Issues: The deal – for a price that was more than double what the property had been appraised at several years earlier – was struck by the administration of then-County Executive Edward Mangano, a Melius friend and frequent recipient of his campaign contributions.

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Wooded land acquired at the end of Parkway Drive in Baldwin.

Baldwin: Parkway Drive

The roughly 3.4-acre property, consisting of nearly four dozen lots along Baldwin Bay, was acquired by the county over two purchases: $4 million for the bulk of the site in 2006 and $865,000 for outstanding lots in 2008.

Issues: The property is fenced off from public access at the dead end of residential Parkway Drive. The county, under a 2011 plan, proposed installing “proper signage” and an informational kiosk at the property’s entrance. The improvements were not made.

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The roughly 1-acre lot on the east side of Island Channel Road in Seaford,

Seaford: Gold Property

Nassau bought the 1-acre parcel along Island Channel Road – near 259-acre Cedar Creek Park – for $635,000 in 2008.

Issues: The site is lined with utility poles containing “No Trespassing” warnings and is walled with overgrown brush that discourages access. The county, under a 2011 plan, proposed installing “proper signage,” an informational kiosk at the property’s entrance and post-and-rail fencing around the entire property. The improvements were not made.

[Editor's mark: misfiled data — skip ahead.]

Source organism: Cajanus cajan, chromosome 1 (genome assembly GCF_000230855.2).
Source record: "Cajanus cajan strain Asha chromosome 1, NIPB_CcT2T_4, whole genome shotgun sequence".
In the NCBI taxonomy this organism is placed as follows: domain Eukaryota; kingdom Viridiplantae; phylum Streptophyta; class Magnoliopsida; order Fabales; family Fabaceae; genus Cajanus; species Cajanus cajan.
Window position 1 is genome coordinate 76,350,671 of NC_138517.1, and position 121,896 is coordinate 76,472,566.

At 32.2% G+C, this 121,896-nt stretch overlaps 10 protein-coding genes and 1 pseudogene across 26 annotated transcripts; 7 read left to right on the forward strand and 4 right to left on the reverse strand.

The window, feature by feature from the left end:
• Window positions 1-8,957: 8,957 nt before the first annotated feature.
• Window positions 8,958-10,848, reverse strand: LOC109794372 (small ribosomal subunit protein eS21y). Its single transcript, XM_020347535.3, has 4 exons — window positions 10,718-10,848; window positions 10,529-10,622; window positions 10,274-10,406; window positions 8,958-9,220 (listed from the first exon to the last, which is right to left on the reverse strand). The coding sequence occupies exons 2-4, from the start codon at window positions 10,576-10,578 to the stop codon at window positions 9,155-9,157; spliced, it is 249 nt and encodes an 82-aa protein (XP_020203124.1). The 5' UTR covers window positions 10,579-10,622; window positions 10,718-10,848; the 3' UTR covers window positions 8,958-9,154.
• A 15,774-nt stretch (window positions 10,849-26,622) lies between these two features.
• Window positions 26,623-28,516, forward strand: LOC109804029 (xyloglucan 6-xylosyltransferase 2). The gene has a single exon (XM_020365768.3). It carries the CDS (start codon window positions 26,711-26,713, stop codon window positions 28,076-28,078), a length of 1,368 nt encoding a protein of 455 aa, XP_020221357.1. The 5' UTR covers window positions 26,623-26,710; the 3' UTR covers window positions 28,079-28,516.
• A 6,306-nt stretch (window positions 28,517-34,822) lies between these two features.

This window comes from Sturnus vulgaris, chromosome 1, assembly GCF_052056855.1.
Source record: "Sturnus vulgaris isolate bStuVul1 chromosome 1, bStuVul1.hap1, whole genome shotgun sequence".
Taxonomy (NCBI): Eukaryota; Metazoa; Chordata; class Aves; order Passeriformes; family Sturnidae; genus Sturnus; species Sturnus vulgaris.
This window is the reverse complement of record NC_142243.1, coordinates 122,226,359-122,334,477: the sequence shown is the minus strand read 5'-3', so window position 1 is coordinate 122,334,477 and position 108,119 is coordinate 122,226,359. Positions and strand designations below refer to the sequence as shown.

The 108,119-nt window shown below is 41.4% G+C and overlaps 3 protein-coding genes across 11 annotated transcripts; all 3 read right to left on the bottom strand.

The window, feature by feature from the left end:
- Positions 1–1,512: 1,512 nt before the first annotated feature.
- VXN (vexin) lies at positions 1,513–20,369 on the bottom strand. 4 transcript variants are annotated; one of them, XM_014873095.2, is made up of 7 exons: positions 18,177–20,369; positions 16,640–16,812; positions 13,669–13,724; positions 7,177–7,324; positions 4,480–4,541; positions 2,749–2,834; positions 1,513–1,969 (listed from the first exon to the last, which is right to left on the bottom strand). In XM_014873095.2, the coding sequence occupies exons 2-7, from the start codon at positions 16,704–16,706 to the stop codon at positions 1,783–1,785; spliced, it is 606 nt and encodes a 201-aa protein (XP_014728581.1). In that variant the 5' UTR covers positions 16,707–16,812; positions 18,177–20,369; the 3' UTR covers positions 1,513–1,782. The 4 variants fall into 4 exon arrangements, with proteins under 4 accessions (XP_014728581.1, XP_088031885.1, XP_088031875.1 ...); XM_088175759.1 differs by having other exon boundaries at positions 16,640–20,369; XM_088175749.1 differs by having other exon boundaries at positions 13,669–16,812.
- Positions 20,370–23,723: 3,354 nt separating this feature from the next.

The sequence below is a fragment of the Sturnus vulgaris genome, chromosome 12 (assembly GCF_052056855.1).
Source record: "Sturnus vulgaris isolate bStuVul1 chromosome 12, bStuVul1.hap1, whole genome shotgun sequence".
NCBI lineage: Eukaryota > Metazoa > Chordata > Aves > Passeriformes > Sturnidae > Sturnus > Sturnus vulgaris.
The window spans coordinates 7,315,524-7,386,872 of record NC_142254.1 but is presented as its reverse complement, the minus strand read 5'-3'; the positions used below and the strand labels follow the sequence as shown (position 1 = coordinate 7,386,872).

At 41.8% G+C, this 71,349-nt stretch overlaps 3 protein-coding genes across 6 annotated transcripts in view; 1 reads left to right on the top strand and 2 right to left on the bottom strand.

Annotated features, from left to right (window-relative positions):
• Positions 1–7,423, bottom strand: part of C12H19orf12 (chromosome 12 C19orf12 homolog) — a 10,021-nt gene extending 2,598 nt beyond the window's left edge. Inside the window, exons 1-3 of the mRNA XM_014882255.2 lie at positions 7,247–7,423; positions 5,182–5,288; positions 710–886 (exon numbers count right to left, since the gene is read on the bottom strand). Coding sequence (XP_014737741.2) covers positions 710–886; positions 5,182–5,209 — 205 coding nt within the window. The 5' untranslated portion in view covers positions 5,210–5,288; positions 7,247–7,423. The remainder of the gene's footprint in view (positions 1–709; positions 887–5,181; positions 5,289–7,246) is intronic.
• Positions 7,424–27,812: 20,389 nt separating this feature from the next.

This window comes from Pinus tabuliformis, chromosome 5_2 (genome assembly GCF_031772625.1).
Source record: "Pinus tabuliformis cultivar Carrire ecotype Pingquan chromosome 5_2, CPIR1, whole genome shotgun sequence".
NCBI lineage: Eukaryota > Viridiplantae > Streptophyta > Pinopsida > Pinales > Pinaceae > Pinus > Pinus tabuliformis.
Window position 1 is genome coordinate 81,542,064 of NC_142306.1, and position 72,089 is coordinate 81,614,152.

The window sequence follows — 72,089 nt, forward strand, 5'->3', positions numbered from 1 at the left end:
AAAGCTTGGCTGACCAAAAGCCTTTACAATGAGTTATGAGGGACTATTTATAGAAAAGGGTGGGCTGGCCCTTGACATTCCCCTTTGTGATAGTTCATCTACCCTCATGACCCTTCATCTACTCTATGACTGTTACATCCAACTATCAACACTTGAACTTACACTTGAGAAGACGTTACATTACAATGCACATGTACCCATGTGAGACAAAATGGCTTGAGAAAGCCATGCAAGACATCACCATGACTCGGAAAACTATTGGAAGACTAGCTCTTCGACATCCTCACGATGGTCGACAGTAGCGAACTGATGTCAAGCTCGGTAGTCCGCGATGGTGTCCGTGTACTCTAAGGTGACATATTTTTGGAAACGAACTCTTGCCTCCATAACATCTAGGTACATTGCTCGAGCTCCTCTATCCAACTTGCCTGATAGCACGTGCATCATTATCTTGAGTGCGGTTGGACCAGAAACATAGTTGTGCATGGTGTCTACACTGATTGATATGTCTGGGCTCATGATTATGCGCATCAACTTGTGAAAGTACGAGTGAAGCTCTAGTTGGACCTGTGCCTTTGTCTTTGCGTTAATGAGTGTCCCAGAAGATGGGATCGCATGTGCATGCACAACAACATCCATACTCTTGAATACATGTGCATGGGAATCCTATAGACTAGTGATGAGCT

Old Brookville: Banfi Farm

The county in 2009 joined with the nonprofit North Shore Land Alliance to purchase 24.9 acres owned by the family that runs the nearby Banfi Vinters. An additional 35 acres (bright green parcel) were subsequently preserved as part of a land swap between the county and a private individual in Oyster Bay Cove. Local farmers now raise crops on some of the former Banfi land.

Issues: The county, under a 2011 plan, proposed installing “proper signage” and an informational kiosk at the property’s entrance. The improvements were not made.

Preserved in county swap

West Hempstead: Trout Lake

The county in 2008 spent $1.3 million on 2.3 acres, featuring a now dry lake, in a residential area. The area, which long had been used for illegal dumping, was fenced off to restrict public access.

Issues: The county, under a 2011 plan, proposed installing “proper signage” and an informational kiosk at the property’s entrance. The improvements were not made.

Mill Neck: Humes Estate

This 15-acre property, part of the Humes estate, was purchased by the county for $5.2 million in 2009. Joined with land acquired by the nonprofit North Shore Land Alliance to the south, the former Humes land links with the privately run Shu Swamp Preserve to the northeast and Japanese Stroll Garden to the north to create 120 contiguous acres of publicly accessible green space.